Headlines: September 19th, 1998

Pilot research which aims to measure whether deprived areas really benefit from attempts to target public spending has been welcomed by the Government.

The study measured public spending in Brent, Liverpool and Nottingham and found it was seventeen per cent above average. In some of the most deprived council ward areas spending could be as much as 45 per cent above average.

The bulk of this extra spending included social services for children, housing, regeneration and environmental capital spending.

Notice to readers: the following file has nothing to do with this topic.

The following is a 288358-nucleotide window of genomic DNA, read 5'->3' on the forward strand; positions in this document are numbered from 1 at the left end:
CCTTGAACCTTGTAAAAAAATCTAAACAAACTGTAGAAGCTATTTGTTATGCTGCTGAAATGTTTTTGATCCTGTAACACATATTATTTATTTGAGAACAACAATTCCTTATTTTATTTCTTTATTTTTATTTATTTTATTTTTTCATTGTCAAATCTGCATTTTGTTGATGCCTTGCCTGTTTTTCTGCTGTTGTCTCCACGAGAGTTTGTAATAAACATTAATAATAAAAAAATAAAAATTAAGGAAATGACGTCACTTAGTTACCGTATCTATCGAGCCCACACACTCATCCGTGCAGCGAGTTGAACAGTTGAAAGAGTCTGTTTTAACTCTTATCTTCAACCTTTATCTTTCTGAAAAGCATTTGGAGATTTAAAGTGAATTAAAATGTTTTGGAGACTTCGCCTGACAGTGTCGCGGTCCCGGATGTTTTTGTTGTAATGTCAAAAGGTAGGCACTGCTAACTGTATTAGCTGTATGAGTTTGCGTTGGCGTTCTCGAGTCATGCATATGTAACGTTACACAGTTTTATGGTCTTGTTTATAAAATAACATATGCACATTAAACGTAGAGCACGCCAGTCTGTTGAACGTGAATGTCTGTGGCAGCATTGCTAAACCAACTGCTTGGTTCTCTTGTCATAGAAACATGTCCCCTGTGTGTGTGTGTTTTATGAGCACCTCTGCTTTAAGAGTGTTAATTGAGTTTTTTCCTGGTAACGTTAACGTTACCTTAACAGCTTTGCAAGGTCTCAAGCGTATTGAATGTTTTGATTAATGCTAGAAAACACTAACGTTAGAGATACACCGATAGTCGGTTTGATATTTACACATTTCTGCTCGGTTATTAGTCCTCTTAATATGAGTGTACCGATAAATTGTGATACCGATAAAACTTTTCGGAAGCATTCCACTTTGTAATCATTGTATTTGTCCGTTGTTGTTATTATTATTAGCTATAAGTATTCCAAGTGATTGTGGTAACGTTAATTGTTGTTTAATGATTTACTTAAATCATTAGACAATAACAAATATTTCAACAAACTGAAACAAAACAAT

But the research also showed that some public spending tended to benefit more well off areas. Such areas took greater advantage of public spending in higher education, roads, rail subsidies and pensions.

Welcoming the research report, Regeneration Minister Richard Caborn said it had already been influential in the development of Government policies and programmes including the New Deal for Communities and the Social Exclusion Unit’s report Bringing Britain together.

Where Does Public Spending Go – A Pilot Study to Analyse the Flows of Public Expenditure to Local Areas, costs 27 pounds and is available from DETR, Publication Sales Centre, Unit 8, Goldthorpe Industrial Estate Rotherham S63 9BL. Tel: 01709 891318